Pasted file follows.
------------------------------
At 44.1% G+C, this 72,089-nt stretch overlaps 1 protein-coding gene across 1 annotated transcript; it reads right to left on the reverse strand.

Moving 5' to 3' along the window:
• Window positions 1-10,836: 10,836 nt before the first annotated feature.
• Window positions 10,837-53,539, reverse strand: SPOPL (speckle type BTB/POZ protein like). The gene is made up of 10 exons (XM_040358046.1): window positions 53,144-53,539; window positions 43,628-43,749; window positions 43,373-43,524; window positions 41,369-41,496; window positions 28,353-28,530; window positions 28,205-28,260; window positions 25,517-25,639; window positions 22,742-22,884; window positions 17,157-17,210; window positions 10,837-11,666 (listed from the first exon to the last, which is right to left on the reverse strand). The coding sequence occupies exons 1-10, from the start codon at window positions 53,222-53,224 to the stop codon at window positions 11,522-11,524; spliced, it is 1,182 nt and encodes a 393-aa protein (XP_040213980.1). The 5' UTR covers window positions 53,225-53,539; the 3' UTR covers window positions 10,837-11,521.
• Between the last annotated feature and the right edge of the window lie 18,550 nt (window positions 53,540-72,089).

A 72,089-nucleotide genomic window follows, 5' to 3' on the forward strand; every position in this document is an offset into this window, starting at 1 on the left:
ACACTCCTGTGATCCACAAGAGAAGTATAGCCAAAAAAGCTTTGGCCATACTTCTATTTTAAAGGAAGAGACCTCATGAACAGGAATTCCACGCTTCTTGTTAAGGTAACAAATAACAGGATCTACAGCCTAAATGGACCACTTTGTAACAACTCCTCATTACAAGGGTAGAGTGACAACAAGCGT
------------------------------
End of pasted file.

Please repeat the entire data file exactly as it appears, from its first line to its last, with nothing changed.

At 44.1% G+C, this 72,089-nt stretch overlaps 1 protein-coding gene across 1 annotated transcript; it reads right to left on the reverse strand.

Moving 5' to 3' along the window:
• Window positions 1-10,836: 10,836 nt before the first annotated feature.
• Window positions 10,837-53,539, reverse strand: SPOPL (speckle type BTB/POZ protein like). The gene is made up of 10 exons (XM_040358046.1): window positions 53,144-53,539; window positions 43,628-43,749; window positions 43,373-43,524; window positions 41,369-41,496; window positions 28,353-28,530; window positions 28,205-28,260; window positions 25,517-25,639; window positions 22,742-22,884; window positions 17,157-17,210; window positions 10,837-11,666 (listed from the first exon to the last, which is right to left on the reverse strand). The coding sequence occupies exons 1-10, from the start codon at window positions 53,222-53,224 to the stop codon at window positions 11,522-11,524; spliced, it is 1,182 nt and encodes a 393-aa protein (XP_040213980.1). The 5' UTR covers window positions 53,225-53,539; the 3' UTR covers window positions 10,837-11,521.
• Between the last annotated feature and the right edge of the window lie 18,550 nt (window positions 53,540-72,089).

A 72,089-nucleotide genomic window follows, 5' to 3' on the forward strand; every position in this document is an offset into this window, starting at 1 on the left:
ACACTCCTGTGATCCACAAGAGAAGTATAGCCAAAAAAGCTTTGGCCATACTTCTATTTTAAAGGAAGAGACCTCATGAACAGGAATTCCACGCTTCTTGTTAAGGTAACAAATAACAGGATCTACAGCCTAAATGGACCACTTTGTAACAACTCCTCATTACAAGGGTAGAGTGACAACAAGCGT